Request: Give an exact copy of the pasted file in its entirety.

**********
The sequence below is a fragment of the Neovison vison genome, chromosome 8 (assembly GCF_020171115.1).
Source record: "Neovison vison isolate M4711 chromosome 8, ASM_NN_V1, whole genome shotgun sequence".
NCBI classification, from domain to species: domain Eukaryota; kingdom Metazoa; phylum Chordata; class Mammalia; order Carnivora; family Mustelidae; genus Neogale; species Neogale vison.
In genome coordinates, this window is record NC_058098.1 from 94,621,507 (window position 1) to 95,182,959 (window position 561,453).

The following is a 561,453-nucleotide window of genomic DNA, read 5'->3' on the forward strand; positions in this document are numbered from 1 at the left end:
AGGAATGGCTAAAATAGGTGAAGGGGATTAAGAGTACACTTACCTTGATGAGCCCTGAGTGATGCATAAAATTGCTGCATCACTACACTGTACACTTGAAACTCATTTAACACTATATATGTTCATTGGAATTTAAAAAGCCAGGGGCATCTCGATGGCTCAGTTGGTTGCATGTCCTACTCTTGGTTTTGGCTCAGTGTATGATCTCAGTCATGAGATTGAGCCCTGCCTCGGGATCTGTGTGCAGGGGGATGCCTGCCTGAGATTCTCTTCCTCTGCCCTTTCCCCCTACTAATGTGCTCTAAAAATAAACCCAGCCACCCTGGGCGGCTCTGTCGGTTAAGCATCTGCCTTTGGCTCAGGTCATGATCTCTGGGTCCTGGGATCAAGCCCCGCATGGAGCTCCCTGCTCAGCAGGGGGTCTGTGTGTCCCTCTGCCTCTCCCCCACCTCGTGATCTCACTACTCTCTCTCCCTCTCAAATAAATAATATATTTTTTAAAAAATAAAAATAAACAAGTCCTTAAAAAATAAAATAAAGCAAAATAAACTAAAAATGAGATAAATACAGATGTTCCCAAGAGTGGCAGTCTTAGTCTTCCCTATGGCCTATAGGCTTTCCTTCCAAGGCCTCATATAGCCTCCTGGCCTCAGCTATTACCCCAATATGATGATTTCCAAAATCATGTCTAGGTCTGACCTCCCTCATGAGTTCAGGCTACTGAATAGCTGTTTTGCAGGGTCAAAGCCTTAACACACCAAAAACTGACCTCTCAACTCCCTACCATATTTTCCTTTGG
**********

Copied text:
The sequence below is a fragment of the Neovison vison genome, chromosome 8 (assembly GCF_020171115.1).
Source record: "Neovison vison isolate M4711 chromosome 8, ASM_NN_V1, whole genome shotgun sequence".
NCBI classification, from domain to species: domain Eukaryota; kingdom Metazoa; phylum Chordata; class Mammalia; order Carnivora; family Mustelidae; genus Neogale; species Neogale vison.
In genome coordinates, this window is record NC_058098.1 from 94,621,507 (window position 1) to 95,182,959 (window position 561,453).

The following is a 561,453-nucleotide window of genomic DNA, read 5'->3' on the forward strand; positions in this document are numbered from 1 at the left end:
AGGAATGGCTAAAATAGGTGAAGGGGATTAAGAGTACACTTACCTTGATGAGCCCTGAGTGATGCATAAAATTGCTGCATCACTACACTGTACACTTGAAACTCATTTAACACTATATATGTTCATTGGAATTTAAAAAGCCAGGGGCATCTCGATGGCTCAGTTGGTTGCATGTCCTACTCTTGGTTTTGGCTCAGTGTATGATCTCAGTCATGAGATTGAGCCCTGCCTCGGGATCTGTGTGCAGGGGGATGCCTGCCTGAGATTCTCTTCCTCTGCCCTTTCCCCCTACTAATGTGCTCTAAAAATAAACCCAGCCACCCTGGGCGGCTCTGTCGGTTAAGCATCTGCCTTTGGCTCAGGTCATGATCTCTGGGTCCTGGGATCAAGCCCCGCATGGAGCTCCCTGCTCAGCAGGGGGTCTGTGTGTCCCTCTGCCTCTCCCCCACCTCGTGATCTCACTACTCTCTCTCCCTCTCAAATAAATAATATATTTTTTAAAAAATAAAAATAAACAAGTCCTTAAAAAATAAAATAAAGCAAAATAAACTAAAAATGAGATAAATACAGATGTTCCCAAGAGTGGCAGTCTTAGTCTTCCCTATGGCCTATAGGCTTTCCTTCCAAGGCCTCATATAGCCTCCTGGCCTCAGCTATTACCCCAATATGATGATTTCCAAAATCATGTCTAGGTCTGACCTCCCTCATGAGTTCAGGCTACTGAATAGCTGTTTTGCAGGGTCAAAGCCTTAACACACCAAAAACTGACCTCTCAACTCCCTACCATATTTTCCTTTGG